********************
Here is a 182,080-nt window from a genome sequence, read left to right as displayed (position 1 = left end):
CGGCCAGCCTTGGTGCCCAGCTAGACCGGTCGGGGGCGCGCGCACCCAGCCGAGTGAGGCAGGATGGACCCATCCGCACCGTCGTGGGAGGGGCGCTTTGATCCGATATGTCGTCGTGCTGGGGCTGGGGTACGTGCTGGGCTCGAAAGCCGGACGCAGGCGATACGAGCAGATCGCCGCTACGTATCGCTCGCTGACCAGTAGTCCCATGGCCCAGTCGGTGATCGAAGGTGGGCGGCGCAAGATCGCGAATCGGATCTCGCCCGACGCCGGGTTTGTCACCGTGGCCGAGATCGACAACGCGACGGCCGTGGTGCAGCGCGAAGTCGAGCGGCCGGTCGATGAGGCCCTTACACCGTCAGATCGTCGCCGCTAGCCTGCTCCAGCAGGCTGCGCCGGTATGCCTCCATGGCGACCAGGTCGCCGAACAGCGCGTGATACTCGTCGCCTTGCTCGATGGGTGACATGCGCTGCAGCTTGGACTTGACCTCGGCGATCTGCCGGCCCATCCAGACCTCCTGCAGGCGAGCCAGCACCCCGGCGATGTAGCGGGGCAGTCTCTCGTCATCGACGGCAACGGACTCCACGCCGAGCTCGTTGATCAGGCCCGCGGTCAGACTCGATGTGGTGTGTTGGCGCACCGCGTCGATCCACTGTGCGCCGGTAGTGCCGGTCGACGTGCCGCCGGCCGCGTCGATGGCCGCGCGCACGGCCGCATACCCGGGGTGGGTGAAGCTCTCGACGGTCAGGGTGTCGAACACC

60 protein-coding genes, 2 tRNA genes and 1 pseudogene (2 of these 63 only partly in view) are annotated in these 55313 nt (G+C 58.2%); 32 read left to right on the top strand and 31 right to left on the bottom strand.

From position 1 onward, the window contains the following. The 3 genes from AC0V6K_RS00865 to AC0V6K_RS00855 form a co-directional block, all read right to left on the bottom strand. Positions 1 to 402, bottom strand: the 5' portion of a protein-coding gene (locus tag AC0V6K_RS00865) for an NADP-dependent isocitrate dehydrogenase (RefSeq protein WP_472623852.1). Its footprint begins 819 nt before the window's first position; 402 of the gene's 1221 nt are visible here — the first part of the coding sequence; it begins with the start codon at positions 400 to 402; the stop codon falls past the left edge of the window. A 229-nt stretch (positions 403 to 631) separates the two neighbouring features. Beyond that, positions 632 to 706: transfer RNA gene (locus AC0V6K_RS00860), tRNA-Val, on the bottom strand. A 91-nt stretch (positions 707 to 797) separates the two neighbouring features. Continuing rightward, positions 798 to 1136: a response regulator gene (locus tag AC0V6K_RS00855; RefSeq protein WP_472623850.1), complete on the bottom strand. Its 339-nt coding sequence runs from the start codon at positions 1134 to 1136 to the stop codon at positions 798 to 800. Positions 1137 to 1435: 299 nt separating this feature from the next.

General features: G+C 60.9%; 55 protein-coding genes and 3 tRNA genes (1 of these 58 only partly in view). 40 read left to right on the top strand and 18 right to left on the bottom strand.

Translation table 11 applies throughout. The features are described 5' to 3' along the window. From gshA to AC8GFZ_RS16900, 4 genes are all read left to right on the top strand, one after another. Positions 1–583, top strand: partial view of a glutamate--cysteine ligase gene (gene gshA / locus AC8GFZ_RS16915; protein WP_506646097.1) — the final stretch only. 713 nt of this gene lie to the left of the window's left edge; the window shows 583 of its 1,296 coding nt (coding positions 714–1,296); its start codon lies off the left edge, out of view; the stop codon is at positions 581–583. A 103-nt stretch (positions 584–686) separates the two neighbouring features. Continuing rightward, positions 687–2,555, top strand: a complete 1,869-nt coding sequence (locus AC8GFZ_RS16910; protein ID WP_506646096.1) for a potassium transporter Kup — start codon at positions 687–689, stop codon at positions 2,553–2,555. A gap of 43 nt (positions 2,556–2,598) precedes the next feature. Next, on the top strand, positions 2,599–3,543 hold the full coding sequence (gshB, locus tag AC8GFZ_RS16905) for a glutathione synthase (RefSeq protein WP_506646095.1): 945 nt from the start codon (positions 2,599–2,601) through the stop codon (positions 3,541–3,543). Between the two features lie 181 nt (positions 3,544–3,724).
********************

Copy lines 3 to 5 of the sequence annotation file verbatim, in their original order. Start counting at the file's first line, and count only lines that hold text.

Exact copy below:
60 protein-coding genes, 2 tRNA genes and 1 pseudogene (2 of these 63 only partly in view) are annotated in these 55313 nt (G+C 58.2%); 32 read left to right on the top strand and 31 right to left on the bottom strand.

From position 1 onward, the window contains the following. The 3 genes from AC0V6K_RS00865 to AC0V6K_RS00855 form a co-directional block, all read right to left on the bottom strand. Positions 1 to 402, bottom strand: the 5' portion of a protein-coding gene (locus tag AC0V6K_RS00865) for an NADP-dependent isocitrate dehydrogenase (RefSeq protein WP_472623852.1). Its footprint begins 819 nt before the window's first position; 402 of the gene's 1221 nt are visible here — the first part of the coding sequence; it begins with the start codon at positions 400 to 402; the stop codon falls past the left edge of the window. A 229-nt stretch (positions 403 to 631) separates the two neighbouring features. Beyond that, positions 632 to 706: transfer RNA gene (locus AC0V6K_RS00860), tRNA-Val, on the bottom strand. A 91-nt stretch (positions 707 to 797) separates the two neighbouring features. Continuing rightward, positions 798 to 1136: a response regulator gene (locus tag AC0V6K_RS00855; RefSeq protein WP_472623850.1), complete on the bottom strand. Its 339-nt coding sequence runs from the start codon at positions 1134 to 1136 to the stop codon at positions 798 to 800. Positions 1137 to 1435: 299 nt separating this feature from the next.

General features: G+C 60.9%; 55 protein-coding genes and 3 tRNA genes (1 of these 58 only partly in view). 40 read left to right on the top strand and 18 right to left on the bottom strand.